I just spent the last hour sitting in the back of a sheriff’s vehicle. This evening I was hiking my usual trail when I came upon an African American man and his daughter. Before I got close to them he shouted that he had a little girl with him and that I should cover up. I held my shorts in front of me as I approached him. He had instructed his little girl, perhaps seven or eight, to close her eyes and stand behind him. I said, “I’ll cover up because of your little girl, but it’s legal to hike up here nude.” He asked me how it could be legal. I explained about the letter from Sheriff Leroy Baca. He said a bit incredulously, “You’re telling me Leroy Baca wrote you a letter telling you it was legal to hike nude? I said, “Actually, he wrote the letter to my attorney.” He said, “I have friends who know Leroy Baca. What’s your name?” I said, “Brian.” He said, “What’s your last name?” I said, “Brian’s good enough.” He said, “What’s the attorney’s name?” I said, “Baylis.” “Is that his last name?” “Yes.”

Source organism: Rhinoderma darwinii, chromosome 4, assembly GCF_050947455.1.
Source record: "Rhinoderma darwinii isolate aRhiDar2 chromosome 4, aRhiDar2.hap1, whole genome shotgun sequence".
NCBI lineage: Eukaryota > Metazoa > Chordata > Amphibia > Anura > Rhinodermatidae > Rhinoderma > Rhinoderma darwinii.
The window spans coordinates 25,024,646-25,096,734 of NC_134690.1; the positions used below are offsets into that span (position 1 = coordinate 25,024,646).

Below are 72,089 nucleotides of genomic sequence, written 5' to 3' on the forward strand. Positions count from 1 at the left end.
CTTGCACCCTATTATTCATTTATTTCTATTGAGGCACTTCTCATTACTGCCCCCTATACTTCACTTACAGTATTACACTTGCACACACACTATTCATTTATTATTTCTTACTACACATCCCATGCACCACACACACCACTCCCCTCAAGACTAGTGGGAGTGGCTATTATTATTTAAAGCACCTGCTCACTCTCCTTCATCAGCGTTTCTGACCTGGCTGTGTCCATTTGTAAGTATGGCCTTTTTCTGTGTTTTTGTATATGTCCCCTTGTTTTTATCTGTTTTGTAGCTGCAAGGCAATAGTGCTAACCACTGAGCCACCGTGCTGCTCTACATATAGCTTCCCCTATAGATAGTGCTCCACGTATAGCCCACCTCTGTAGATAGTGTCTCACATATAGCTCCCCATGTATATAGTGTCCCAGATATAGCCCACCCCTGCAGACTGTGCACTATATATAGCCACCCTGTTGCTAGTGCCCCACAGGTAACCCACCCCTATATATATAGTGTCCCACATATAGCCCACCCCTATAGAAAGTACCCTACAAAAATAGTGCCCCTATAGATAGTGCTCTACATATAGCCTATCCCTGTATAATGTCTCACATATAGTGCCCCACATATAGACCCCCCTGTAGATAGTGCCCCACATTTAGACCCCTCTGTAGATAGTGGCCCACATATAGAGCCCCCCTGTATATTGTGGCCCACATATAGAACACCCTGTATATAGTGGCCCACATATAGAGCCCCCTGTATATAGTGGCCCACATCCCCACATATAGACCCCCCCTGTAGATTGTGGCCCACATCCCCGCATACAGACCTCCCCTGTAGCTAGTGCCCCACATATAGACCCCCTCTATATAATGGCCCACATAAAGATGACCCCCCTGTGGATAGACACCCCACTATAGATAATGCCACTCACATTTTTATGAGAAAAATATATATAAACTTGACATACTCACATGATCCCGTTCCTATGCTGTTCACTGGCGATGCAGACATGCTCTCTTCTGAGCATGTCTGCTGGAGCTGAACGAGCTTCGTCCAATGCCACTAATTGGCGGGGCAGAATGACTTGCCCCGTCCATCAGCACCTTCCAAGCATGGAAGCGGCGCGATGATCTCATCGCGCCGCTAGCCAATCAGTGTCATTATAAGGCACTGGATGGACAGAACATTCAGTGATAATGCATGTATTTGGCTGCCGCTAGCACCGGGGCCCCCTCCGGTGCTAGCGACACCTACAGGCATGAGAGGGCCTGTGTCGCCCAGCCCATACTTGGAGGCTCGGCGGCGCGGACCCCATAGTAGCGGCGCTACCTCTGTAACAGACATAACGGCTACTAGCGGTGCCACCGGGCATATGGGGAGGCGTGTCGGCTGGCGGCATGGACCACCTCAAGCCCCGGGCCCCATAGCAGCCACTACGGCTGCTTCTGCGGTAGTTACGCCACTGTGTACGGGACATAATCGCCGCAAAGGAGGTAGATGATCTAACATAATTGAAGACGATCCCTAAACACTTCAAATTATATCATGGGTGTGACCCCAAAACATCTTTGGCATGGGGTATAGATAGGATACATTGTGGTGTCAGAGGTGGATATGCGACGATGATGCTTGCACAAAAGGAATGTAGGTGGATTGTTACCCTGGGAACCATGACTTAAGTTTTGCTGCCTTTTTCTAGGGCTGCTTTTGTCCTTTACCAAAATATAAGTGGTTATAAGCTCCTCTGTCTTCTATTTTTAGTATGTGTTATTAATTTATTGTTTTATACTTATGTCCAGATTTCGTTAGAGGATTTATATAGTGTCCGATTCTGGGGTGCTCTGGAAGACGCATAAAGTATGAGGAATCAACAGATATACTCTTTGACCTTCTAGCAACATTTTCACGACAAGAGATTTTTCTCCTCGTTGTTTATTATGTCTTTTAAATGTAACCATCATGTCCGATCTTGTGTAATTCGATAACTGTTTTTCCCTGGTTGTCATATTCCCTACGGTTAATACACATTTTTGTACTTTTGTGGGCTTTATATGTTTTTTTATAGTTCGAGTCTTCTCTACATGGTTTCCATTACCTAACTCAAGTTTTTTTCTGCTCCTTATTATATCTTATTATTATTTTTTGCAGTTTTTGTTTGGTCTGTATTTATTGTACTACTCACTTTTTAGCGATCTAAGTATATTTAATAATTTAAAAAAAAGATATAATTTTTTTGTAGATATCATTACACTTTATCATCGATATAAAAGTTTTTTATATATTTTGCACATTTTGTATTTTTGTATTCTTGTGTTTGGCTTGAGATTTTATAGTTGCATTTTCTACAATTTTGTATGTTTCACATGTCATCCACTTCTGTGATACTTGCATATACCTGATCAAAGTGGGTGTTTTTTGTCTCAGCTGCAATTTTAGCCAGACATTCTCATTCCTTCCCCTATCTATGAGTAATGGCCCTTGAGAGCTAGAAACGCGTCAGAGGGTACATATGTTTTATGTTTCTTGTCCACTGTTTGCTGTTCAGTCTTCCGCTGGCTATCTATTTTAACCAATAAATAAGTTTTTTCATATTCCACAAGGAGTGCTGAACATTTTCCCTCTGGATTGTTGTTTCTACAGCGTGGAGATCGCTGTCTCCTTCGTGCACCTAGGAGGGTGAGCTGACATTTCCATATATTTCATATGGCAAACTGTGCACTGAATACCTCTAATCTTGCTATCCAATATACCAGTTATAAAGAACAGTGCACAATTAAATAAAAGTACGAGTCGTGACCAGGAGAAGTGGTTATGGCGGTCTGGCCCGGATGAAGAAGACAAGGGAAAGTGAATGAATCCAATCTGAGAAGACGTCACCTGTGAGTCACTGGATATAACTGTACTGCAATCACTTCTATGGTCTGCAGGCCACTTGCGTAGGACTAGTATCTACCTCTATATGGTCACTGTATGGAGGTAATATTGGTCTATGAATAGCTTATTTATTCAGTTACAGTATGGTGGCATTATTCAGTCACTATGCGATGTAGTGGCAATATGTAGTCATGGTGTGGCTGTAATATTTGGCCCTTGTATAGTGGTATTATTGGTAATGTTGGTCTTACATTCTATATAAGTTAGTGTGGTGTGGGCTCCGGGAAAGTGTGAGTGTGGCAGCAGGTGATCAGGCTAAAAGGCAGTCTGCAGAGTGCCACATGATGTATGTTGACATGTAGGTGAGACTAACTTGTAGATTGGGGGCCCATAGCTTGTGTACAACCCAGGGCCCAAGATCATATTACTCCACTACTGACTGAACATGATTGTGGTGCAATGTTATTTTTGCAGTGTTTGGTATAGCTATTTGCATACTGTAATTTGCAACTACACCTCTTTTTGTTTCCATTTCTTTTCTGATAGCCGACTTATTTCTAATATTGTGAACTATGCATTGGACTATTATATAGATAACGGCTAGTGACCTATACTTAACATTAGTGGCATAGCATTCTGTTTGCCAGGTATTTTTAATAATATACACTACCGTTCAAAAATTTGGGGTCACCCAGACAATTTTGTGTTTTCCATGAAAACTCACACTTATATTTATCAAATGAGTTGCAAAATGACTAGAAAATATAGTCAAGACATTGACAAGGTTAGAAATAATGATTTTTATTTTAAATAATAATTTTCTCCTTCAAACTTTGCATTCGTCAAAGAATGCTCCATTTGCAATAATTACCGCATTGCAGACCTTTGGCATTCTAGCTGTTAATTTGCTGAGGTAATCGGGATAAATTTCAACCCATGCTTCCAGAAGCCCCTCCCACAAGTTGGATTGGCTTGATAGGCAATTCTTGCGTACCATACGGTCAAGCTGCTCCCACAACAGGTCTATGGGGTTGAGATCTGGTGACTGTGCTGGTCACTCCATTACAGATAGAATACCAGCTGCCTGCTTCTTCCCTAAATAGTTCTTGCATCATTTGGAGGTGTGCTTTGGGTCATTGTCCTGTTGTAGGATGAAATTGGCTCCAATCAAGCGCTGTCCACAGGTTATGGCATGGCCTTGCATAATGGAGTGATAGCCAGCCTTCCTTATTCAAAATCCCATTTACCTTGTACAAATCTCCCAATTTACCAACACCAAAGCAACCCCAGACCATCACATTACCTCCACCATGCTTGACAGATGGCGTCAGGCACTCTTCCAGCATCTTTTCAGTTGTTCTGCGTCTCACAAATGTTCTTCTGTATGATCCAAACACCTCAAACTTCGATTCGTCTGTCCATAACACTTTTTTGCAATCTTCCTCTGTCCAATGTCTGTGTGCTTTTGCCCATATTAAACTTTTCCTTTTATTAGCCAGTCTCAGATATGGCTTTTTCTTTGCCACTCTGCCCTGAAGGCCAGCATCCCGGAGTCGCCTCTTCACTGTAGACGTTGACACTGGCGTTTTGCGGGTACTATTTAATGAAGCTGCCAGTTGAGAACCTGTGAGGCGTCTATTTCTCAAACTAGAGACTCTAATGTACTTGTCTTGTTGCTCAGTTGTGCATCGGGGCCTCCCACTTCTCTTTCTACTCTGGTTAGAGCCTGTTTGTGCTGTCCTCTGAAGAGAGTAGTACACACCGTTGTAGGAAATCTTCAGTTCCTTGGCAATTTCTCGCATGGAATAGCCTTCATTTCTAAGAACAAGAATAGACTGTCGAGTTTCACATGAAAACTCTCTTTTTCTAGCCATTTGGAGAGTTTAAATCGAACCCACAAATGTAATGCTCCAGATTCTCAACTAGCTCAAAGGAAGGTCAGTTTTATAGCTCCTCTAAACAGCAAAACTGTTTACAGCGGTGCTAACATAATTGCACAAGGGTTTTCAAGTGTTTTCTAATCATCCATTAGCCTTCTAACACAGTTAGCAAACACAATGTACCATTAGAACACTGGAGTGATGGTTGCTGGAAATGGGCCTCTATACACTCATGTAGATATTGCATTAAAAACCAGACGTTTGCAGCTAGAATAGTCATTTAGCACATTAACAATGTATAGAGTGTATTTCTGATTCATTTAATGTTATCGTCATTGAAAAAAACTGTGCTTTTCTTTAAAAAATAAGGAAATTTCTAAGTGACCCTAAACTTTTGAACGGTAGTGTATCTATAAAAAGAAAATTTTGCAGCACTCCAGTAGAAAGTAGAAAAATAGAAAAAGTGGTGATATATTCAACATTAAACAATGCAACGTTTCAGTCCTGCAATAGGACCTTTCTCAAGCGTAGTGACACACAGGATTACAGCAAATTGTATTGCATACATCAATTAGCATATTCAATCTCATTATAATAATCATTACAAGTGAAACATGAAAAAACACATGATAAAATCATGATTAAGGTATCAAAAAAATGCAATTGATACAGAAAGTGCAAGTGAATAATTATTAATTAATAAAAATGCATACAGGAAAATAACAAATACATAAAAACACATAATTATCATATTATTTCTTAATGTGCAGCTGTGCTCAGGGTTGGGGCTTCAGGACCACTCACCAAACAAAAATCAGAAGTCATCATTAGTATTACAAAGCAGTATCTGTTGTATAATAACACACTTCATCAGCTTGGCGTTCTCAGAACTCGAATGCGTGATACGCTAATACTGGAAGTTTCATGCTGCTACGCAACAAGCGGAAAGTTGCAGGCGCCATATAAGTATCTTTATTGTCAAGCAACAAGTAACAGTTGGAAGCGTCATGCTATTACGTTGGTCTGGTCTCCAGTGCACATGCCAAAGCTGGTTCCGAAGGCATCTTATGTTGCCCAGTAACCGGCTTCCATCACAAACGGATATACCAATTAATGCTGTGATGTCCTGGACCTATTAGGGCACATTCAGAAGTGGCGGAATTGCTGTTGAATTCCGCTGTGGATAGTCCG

We then went our separate ways. He was determined to check out this legality issue with Baca. I was determined to continue on my way living life as I enjoy living it. Observing this entire interaction was an older Caucasian man, perhaps in his fifties or early sixties. He had a camera in his hands, but it didn’t appear that he was taking any pictures. I passed him by and continued up the mountain to Henniger Flats.
On my way down the trail, I came across this same Caucasian man. He asked me at what point on the trail do I put my clothes back on. I explained about the borders of the unincorporated areas of Los Angeles County and the Eaton Canyon State Park. He actually seemed interested in a friendly sort of way. Then he commented, “That man back there didn’t want his daughter to see a naked man.” I said, “No, I guess not.” That was all we said and I continued on my hike. He seemed like a nice guy.
As I continued down the trail I could see that a couple sheriff’s cars were parked at the base of the trail where I was parked. I knew that it was likely that the day that I have anticipated for years had arrived. I only hoped that the sheriffs would get the information that it was legal for me to hike nude and convey it to the man and leave, but I also realized that they may want to confront me and find out more about what I’m doing and why.